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Wednesday, August 06, 2008
United States Olympic Committee's Behavior Policies
Let's call this column a tale of two behavior policies.
Part I -- The USOC's Charm School
In a move that reminded me of attempts of my seven-year-old son's counsellor's to ensure good behavior at summer camp, the USOC began an "ambassador program" to teach all U.S. Olympians about Chinese culture, has attempted to get all of this country's Olympic participants to prevent "ugly American" incidents that have marred the last few Games. As noted in the Wall Street Journal, the The U.S. Olympic Committee, for the first time ever, is requiring all of its 596 Olympians to attend this course prior to traveling to Beijing. Despite the off-hand comparison to summer camp, the idea of teaching etiquette is long overdue.
A major reason is to prevent crude and embarrassing moments by some Americans in recent years, such as certain U.S. hockey players trashing their rooms in Nagano, and skier Bode Miller's antics in the Turin Games. However, the article, under a subheading "boys will be boys" noted that Michael Phelps showed his cultural sensitivity to using chop sticks by "stabbing" a coach, while others were content at using their blackberries and phones for text messages.
While some of the rituals could have been dropped [they are explained in the article], the USOC is correct is making sure that athletes coming to another country exhibit professional behavior and not to engage in sophomoric things that may antagonize their hosts and embarrass the country they represent. I have no problem with that. It is akin acting professionally in the workplace.
Part II -- Avoiding Hurting the Host's Feelings
Where I do have a problem, however, is when the USOC goes overboard to apologize for any act that may hurt the host's feelings. A case in point: the four U.S. Olympic cyclists who arrived in Beijing wearing USOC-issued face masks to protect against the well-document air pollution problem in the capital. After the pictures were widely circulated in the media, the cyclists apologized to BOCOG and claimed that they did so "voluntarily." However, it was reported that USOC officials were angry at the cyclists Michael Friedman, Sarah Hammer, Bobby Lea and Jennie Reed. Friedman was quoted: “They told us the Chinese were mad and that this is a politically charged issue."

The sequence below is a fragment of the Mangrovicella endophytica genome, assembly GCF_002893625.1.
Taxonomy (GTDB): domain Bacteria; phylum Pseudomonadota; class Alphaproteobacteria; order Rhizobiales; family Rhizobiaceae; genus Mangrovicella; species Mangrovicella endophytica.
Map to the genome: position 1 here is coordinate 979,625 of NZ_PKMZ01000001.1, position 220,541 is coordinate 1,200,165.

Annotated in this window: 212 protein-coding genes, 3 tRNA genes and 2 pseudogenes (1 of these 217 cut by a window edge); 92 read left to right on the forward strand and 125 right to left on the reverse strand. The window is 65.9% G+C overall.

Politically charged? Give me a break. I could understand the USOC's displeasure if the cyclists engaged in cultural stereotyping or made racially or ethnically insensitive comments or criticized Chinese human rights policy, but they used the masks as a way to point out the pollution problems that have cast a pall over the games.
The athletes' statement [found here] offered "sincere apologies to BOCOG, the city of Beijing, and the people of China if our actions were in any way offensive. . . The wearing of protective masks upon our arrival into Beijing was strictly a precautionary measure we as athletes chose to take, and was in no way meant to serve as an environmental or political statement. We deeply regret the nature of our choices. Our decision was not intended to insult BOCOG or countless others who have put forth a tremendous amount of effort to improve the air quality in Beijing."
If the use of the masks was a "precautionary measure," why the offense? Maybe it was not the most diplomatic thing to wear them upon arrival at the airport, but these are the athletes that will have to compete in this likely heat, humidity and dirty air. It's a major safety issue and one that the Chinese are desperately trying to improve. At this writing, the reports are not particularly encouraging.
Beijing was not forced to host the games and in doing so, they take center stage for praise and criticism. USOC and U.S. athletes cannot kowtow to every slight. As hosts to such a major event, BOCOG they should have thicker skin. And if the air problems cause injuries and illness, their offense to this minor incident will be the least of their problems. It hardly constitutes a grave political offense.
I wonder what would happen if the athletes refused to apologize and other arriving athletes wore such masks. Is there anything that the IOC or the National Governing Bodies could do? I checked the USOC's code of conduct for the 2008 game [found here] and did not find that the cyclists' conduct violated any particular provision. However, one portion of the Athlete Pledge, requires that all competitors have "acted and will act in a sportsmanlike manner consistent with the spirit of fair play and responsible conduct." Although this is a stretch, it may be possible for the USOC to use this section to discipline players. But even so, the matter would be brought to arbitration.